Rhea Suh

We came from all walks but were there because we wanted to make a difference. We believed in the foundation’s potential in helping people rise above poverty, providing equal access to quality education, and promoting sustainable policies for a livable world. We were a family that was thinking big and fighting well above our weight.

One of our biggest successes early on was winning protections for the Great Bear Rainforest in western Canada, which was threatened by rapacious logging and other industrial exploitation. We got logging banned on 5 million acres and had another 19 million acres placed under strict sustainable land use protections.

We worked with local coalition partners on the ground and helped build a powerful consensus for change. We worked to empower indigenous peoples, disenfranchised people and entire communities whose voices had been excluded from the economic and political decision-making that shaped their world.

We had to learn to talk to each other, listen to each other and trust each other. Once we were able to do all that, we were simply too strong to be ignored.

The lessons from that experience inspired me to create at the foundation the new constituencies portfolio. It was a way to bring new voices to our environmental work, with the goals of diversity, equity and inclusion at its core. Those voices, in turn, informed our broader mission and approach to the work of others we supported in areas like conflict resolution, natural resources journalism, and environmental advocacy and law. We were able to play a role in strengthening the underpinnings of civil society and promoting solutions grounded in justice.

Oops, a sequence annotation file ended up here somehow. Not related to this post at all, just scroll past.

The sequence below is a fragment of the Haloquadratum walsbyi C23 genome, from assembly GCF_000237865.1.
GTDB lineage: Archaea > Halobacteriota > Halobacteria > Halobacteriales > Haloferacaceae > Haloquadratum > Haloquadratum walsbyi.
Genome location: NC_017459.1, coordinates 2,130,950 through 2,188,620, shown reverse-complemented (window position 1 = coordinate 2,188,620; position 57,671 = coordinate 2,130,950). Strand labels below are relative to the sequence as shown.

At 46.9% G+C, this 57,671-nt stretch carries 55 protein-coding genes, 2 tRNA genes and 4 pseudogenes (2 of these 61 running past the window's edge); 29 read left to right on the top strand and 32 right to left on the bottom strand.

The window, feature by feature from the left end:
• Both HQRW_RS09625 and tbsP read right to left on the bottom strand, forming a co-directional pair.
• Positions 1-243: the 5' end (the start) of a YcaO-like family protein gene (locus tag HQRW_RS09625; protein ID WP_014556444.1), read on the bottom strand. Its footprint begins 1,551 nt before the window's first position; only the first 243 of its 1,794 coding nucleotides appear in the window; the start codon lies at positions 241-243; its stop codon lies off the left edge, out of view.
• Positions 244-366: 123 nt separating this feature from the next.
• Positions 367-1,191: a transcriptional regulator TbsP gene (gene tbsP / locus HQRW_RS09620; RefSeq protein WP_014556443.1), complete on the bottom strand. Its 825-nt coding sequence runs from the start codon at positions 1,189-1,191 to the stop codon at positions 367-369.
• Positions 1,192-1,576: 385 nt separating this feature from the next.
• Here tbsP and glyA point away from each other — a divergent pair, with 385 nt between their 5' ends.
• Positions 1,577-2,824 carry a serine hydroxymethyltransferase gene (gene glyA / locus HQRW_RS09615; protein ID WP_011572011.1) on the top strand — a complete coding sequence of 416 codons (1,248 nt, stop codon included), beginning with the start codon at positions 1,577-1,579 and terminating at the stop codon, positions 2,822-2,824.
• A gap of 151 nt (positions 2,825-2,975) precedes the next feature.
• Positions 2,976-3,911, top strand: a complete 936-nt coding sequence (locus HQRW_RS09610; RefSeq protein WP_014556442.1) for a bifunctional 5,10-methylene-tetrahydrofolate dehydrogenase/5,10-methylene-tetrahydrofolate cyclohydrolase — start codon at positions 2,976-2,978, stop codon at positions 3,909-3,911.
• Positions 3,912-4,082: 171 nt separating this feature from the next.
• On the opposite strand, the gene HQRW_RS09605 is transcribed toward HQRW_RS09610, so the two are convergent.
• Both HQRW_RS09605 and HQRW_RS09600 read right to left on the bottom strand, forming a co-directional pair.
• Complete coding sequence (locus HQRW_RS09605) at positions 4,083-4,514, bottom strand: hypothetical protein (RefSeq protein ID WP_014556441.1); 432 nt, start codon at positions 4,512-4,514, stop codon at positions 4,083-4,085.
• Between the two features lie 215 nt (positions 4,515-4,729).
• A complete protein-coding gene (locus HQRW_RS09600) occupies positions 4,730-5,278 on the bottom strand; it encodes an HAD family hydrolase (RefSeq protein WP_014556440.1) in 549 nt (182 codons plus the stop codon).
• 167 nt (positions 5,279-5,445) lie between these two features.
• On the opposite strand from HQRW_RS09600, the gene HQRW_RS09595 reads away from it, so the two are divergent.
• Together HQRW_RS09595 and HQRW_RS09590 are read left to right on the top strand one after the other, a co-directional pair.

I look back with deep affection on those days in our cramped office on Middlefield Road. My hope is that the Hewlett Foundation — for everyone who works there now — a place of inspiration that it was for me, and that the vision and work will continue to improve the world, for the next 50 years.

Faith Mitchell: Learning about hares from Bill

Faith Mitchell is president and CEO of Grantmakers In Healtha nonprofit, educational organization dedicated to helping foundations and corporate giving programs improve the health of all people. She led the Population Program from 1987 to 1992 at the Hewlett Foundation.

Do you know there’s a difference between hares and rabbits? I certainly didn’t — until I learned about it from Bill Hewlett.